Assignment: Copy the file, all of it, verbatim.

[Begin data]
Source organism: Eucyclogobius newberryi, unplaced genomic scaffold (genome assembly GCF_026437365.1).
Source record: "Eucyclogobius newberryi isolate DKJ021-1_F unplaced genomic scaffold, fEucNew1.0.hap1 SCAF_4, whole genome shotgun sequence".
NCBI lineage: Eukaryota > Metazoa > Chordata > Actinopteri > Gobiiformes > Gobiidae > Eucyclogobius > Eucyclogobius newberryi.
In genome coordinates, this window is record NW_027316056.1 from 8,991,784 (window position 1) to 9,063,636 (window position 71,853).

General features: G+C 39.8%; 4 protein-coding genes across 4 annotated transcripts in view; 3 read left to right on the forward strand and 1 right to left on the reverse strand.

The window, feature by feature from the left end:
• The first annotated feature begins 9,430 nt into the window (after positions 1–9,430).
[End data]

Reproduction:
Source organism: Eucyclogobius newberryi, unplaced genomic scaffold (genome assembly GCF_026437365.1).
Source record: "Eucyclogobius newberryi isolate DKJ021-1_F unplaced genomic scaffold, fEucNew1.0.hap1 SCAF_4, whole genome shotgun sequence".
NCBI lineage: Eukaryota > Metazoa > Chordata > Actinopteri > Gobiiformes > Gobiidae > Eucyclogobius > Eucyclogobius newberryi.
In genome coordinates, this window is record NW_027316056.1 from 8,991,784 (window position 1) to 9,063,636 (window position 71,853).

General features: G+C 39.8%; 4 protein-coding genes across 4 annotated transcripts in view; 3 read left to right on the forward strand and 1 right to left on the reverse strand.

The window, feature by feature from the left end:
• The first annotated feature begins 9,430 nt into the window (after positions 1–9,430).